Welcome to Just Old Flies

Welcome to 'just old flies,' a section of methods and flies that used-to-be. These flies were tied with the only materials available. Long before the advent of 'modern' tying materials, they were created and improved upon at a far slower pace than todays modern counterparts; limited by materials available and the tiers imagination.

Once long gone, there existed a 'fraternity' of anglers who felt an obligation to use only the 'standard' patterns of the day. We hope to bring a bit of nostalgia to these pages and to you. And sometimes what you find here will not always be about fishing. Perhaps you will enjoy them. Perhaps you will fish the flies. Perhaps . . .


Part One hundred-five

Tomah-Jo

Tomah-Jo

Compiled by Deanna Birkholm


"This fly was named in honor of Tomah-Joseph, the Indian guide who put the first one together. Tomah-Joseph lived in a little Indian settlement, Peter Denis' Point, on the lower of the Schoodic chain of lakes, and was well known to the anglers who, back in the 1870's visited Grand Lake Stream, outlet of Grand Lake, in Washington County, Maine.

The landlocked salmon were then and there known as "white trout" and "Schoodic trout."

Tomah-Joseph and his brother, Gabriel Tomah, were sons of Pel Tomah. Gabriel were Grand Sachem of the Passamaquoddy tribe, while Tomah-Joseph represented his people in the State Legislature.

The original, made in Indian style by Tomah-Joseph, was presented to Mr. Edward A. Samuels, who named it. He had Sarah McBride copy it is several sizes. Mr. Samuels used the pattern successfully for salmon on the Miramichi, New Brunswick and the Ashuapmouchouan in Quebec.

Mr. Samuels was born in Boston in 1836. From 1860 to 1880 he was assistant secretary to the Massachusetts Board of Agriculture. Of his numberous works, two were With Fly Rod and Camera, 1890, and With Rod and Gun in New England and the Maritime Provinces, 1897. He served as president of the Massachusetts Fish and Game Protection Association from 1885 to 1892. He died in 1908.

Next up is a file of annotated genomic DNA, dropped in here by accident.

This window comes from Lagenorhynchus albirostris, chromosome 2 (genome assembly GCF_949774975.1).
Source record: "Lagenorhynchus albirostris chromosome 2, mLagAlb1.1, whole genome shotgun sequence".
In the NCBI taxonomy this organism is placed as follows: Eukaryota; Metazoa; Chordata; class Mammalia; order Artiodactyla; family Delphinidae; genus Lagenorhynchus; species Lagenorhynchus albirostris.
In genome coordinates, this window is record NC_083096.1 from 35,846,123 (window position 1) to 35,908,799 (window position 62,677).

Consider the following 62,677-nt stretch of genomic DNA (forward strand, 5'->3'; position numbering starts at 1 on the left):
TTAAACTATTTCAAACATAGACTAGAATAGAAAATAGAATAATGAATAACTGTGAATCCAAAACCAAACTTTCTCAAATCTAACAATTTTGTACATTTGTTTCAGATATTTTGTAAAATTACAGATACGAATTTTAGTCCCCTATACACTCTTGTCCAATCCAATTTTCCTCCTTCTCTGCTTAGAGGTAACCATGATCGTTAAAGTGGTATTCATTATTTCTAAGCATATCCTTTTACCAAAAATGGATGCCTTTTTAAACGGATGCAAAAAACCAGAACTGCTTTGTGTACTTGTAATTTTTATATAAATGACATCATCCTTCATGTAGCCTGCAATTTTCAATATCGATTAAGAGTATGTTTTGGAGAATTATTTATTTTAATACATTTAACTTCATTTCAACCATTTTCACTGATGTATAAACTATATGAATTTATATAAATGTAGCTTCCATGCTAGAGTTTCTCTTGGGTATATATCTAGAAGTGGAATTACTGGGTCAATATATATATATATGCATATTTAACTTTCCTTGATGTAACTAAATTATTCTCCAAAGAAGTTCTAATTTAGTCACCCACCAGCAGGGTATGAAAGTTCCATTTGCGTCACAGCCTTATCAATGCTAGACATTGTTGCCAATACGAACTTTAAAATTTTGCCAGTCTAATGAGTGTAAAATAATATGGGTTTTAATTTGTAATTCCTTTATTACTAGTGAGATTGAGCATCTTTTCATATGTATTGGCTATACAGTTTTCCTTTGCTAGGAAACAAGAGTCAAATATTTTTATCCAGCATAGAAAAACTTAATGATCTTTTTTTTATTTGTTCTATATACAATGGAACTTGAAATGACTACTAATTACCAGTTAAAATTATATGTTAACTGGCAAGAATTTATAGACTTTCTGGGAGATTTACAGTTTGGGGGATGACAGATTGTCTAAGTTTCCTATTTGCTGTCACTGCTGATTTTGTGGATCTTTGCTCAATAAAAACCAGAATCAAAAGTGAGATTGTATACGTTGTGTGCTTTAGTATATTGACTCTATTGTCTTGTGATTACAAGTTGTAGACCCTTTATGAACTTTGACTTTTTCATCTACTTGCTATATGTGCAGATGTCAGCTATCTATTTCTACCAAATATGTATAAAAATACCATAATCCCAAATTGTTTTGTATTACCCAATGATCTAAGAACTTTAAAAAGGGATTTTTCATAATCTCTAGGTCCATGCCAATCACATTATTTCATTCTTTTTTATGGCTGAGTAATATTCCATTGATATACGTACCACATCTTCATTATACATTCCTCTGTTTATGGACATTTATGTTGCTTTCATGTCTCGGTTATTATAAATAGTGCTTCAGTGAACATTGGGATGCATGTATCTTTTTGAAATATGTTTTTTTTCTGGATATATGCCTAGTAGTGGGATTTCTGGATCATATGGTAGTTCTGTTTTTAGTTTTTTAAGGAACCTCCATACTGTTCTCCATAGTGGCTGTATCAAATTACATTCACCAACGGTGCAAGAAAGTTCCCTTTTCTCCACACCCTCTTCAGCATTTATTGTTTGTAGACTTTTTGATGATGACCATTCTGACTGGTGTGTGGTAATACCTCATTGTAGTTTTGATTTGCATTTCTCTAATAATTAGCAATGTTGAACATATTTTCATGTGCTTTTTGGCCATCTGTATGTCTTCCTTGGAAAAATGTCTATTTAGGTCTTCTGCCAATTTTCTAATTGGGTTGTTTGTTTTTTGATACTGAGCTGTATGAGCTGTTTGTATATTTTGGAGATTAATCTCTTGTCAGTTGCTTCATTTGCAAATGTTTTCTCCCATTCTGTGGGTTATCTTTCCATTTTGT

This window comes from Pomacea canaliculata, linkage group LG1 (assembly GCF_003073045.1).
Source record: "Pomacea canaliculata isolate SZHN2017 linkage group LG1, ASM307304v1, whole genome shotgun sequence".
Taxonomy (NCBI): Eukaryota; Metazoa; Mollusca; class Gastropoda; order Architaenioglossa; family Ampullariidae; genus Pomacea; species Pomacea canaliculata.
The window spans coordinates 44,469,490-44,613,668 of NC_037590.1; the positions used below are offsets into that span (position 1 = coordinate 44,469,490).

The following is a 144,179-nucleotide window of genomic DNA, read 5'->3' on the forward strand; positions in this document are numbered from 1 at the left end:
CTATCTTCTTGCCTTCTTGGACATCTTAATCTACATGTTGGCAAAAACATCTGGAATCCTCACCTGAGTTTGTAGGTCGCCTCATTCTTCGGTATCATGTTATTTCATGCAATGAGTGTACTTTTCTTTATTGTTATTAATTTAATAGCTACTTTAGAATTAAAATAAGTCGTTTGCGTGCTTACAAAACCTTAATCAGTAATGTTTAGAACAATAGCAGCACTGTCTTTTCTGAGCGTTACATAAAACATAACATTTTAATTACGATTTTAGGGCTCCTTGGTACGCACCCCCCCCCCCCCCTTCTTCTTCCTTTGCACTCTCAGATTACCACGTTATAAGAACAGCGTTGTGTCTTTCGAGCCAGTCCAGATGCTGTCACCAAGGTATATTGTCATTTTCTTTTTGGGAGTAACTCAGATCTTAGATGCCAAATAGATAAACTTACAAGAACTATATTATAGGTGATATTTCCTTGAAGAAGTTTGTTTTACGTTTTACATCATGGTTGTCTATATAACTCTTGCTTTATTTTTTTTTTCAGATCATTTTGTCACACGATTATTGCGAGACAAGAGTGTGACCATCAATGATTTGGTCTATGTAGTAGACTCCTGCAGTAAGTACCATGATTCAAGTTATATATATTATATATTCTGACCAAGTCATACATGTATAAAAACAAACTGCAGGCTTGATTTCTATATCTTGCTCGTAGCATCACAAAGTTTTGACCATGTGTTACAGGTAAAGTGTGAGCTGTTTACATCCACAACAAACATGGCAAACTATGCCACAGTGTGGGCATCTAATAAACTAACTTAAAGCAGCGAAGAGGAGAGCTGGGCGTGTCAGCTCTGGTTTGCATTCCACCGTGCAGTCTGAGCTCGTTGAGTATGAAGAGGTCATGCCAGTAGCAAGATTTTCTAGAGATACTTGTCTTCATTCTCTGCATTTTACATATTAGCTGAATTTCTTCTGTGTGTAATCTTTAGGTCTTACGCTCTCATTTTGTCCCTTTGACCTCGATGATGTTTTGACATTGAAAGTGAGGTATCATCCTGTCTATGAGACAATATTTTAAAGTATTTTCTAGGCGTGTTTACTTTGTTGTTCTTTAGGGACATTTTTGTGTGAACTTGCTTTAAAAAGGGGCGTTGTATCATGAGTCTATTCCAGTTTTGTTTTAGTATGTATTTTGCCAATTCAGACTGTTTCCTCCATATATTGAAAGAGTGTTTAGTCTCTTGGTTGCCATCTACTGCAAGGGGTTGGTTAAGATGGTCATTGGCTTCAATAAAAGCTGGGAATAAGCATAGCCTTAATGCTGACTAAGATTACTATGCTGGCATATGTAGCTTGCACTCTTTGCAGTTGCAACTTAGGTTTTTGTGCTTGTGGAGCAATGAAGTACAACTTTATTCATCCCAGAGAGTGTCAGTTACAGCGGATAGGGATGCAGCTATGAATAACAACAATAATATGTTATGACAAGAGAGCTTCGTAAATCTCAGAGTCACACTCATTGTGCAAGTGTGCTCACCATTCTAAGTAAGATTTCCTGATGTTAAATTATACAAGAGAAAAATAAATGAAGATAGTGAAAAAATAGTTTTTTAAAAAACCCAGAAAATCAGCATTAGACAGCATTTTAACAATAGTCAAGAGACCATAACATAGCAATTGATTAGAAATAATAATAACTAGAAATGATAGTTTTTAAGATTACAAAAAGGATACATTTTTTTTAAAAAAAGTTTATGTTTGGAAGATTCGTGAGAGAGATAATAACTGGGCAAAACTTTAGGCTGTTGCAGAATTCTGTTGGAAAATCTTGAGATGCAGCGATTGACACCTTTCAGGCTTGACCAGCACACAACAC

The fly, as tied by Sarah McBride, had a yellow and white floss body, wound hard, with a narrow strip of silver tinsel. [Silver tinsel body shown] The tail was composed of yellow fibres from the crest of the Chinese golden pheasant. The red and yellow hackle was full. The wings were narrow feathers of the wood or summer duck, with black and white bars.

Tomah-Joseph's advice was, "Bring plenty wood duck wing fly - yellow body."

Tomah-Joseph gave one to Charles Woodbury Stevens of Boston, after whom the Stevens fly was named. The fly became a great favorite of Mr. Stevens, in his charming book, Fly Fishing in Maine Lakes, or Camp Life in the Wilderness,1880, he wrote of Tomah-Joseph.

The Stevens fly, original with J.W. Keene, was body, dark green silk; wings, the lead colored under-feather of the duck's wing; hackle small feather of ruffed grouse.

Quoted section from Fly Patterns and Their Origins, published by Westshore Publications, Color photo from Forgotten Flies. We appreciate use permission!

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